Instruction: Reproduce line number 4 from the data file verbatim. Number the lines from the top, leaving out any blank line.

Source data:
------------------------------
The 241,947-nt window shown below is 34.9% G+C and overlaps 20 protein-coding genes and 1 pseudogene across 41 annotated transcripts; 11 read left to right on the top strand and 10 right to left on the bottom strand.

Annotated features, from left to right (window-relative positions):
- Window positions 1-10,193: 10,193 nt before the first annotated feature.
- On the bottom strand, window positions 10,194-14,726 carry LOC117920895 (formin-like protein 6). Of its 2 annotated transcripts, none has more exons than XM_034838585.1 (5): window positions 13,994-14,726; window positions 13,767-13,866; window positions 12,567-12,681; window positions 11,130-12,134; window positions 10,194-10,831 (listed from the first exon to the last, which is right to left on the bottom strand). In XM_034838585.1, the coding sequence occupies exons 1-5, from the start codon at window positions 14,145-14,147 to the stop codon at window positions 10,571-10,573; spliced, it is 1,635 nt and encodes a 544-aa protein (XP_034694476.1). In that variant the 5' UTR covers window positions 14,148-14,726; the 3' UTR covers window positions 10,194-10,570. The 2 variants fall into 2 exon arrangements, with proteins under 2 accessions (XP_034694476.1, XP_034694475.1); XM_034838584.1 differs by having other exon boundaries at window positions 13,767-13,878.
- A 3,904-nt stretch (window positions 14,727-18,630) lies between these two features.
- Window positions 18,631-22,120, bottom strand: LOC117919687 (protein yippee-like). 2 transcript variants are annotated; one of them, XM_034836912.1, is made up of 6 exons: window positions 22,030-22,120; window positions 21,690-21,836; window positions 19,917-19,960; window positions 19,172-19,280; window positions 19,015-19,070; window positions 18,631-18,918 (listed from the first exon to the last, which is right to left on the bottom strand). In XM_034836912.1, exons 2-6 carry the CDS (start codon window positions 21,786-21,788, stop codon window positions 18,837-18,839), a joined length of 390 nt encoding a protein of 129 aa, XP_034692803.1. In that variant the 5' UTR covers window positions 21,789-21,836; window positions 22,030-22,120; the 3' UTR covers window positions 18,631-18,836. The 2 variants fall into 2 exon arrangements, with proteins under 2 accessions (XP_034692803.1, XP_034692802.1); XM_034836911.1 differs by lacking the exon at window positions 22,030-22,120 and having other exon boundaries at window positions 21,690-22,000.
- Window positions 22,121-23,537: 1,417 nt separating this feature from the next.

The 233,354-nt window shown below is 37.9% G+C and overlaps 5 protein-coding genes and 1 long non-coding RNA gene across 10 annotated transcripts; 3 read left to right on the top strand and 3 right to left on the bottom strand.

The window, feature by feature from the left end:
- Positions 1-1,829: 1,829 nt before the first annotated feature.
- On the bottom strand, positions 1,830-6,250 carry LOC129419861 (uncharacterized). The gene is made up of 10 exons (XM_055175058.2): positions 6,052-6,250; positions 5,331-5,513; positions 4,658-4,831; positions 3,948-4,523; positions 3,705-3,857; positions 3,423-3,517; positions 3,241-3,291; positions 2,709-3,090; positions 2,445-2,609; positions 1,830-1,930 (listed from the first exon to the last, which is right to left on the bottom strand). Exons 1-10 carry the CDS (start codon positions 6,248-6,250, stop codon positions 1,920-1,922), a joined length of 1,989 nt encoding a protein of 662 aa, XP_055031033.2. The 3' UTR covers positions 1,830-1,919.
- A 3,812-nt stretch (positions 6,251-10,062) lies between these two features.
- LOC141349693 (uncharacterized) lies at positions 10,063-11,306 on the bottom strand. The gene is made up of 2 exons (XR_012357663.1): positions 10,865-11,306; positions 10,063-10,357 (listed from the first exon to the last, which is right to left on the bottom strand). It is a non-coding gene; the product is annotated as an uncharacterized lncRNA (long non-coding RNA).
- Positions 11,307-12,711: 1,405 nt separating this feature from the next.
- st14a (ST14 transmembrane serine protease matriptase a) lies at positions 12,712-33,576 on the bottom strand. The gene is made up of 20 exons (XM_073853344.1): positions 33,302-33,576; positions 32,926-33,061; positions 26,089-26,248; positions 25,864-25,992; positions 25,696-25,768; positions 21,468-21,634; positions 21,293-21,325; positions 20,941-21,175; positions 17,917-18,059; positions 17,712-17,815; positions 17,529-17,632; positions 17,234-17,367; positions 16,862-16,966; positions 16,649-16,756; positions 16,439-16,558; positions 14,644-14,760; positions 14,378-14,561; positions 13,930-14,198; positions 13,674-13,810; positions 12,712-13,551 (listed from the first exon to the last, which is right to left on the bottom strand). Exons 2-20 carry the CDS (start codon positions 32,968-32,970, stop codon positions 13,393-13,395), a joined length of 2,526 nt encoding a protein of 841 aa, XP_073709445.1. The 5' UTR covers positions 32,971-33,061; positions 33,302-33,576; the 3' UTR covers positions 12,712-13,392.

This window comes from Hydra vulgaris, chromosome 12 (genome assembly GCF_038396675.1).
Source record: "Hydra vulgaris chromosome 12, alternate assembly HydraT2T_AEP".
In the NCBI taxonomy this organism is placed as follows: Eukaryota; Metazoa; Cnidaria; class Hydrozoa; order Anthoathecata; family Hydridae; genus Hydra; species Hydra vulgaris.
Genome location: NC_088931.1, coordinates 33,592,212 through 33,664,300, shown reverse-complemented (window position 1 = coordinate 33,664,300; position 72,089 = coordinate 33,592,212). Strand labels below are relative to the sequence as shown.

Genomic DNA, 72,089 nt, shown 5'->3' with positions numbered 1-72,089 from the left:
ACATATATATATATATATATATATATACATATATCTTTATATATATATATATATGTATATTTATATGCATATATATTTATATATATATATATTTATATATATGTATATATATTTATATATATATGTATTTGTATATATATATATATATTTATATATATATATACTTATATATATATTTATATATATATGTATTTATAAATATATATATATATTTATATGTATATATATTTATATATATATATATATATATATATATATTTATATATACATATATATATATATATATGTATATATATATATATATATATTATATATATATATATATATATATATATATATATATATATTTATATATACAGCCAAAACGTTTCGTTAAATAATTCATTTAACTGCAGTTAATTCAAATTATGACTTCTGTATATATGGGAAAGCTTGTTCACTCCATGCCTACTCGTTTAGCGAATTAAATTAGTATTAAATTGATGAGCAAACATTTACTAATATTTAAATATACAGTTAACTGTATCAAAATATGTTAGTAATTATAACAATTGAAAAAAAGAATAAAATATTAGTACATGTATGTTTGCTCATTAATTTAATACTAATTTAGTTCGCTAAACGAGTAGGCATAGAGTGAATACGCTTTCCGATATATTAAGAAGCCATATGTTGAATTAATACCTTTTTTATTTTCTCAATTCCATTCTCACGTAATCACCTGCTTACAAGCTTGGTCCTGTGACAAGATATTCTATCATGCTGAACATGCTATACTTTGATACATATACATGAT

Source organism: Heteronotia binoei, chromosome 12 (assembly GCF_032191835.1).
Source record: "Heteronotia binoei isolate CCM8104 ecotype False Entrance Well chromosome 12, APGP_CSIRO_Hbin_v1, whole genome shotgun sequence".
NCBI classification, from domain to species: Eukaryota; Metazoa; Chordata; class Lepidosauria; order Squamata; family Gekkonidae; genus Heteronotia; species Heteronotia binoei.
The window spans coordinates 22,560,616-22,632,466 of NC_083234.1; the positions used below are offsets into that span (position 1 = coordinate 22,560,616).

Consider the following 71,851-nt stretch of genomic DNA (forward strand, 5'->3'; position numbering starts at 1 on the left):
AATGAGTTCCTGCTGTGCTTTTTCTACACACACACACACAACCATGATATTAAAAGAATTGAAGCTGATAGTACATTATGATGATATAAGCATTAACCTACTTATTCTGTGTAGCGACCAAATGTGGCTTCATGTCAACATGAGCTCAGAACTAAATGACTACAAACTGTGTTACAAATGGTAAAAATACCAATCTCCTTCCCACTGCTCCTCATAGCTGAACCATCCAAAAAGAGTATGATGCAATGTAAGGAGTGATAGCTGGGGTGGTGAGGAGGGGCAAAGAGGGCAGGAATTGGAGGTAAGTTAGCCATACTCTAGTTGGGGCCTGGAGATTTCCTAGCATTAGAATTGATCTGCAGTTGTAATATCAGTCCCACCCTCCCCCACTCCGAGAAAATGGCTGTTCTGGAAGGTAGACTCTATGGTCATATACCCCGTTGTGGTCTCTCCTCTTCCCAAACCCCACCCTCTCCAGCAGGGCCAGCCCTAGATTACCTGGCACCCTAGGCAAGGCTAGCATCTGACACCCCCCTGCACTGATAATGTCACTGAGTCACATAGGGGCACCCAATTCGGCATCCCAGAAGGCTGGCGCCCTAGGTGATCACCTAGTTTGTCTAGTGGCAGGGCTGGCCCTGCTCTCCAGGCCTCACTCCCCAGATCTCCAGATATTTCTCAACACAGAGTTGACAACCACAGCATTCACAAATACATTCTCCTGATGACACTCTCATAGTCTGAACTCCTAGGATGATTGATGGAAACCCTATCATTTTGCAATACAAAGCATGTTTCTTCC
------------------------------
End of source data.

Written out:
- On the bottom strand, window positions 10,194-14,726 carry LOC117920895 (formin-like protein 6). Of its 2 annotated transcripts, none has more exons than XM_034838585.1 (5): window positions 13,994-14,726; window positions 13,767-13,866; window positions 12,567-12,681; window positions 11,130-12,134; window positions 10,194-10,831 (listed from the first exon to the last, which is right to left on the bottom strand). In XM_034838585.1, the coding sequence occupies exons 1-5, from the start codon at window positions 14,145-14,147 to the stop codon at window positions 10,571-10,573; spliced, it is 1,635 nt and encodes a 544-aa protein (XP_034694476.1). In that variant the 5' UTR covers window positions 14,148-14,726; the 3' UTR covers window positions 10,194-10,570. The 2 variants fall into 2 exon arrangements, with proteins under 2 accessions (XP_034694476.1, XP_034694475.1); XM_034838584.1 differs by having other exon boundaries at window positions 13,767-13,878.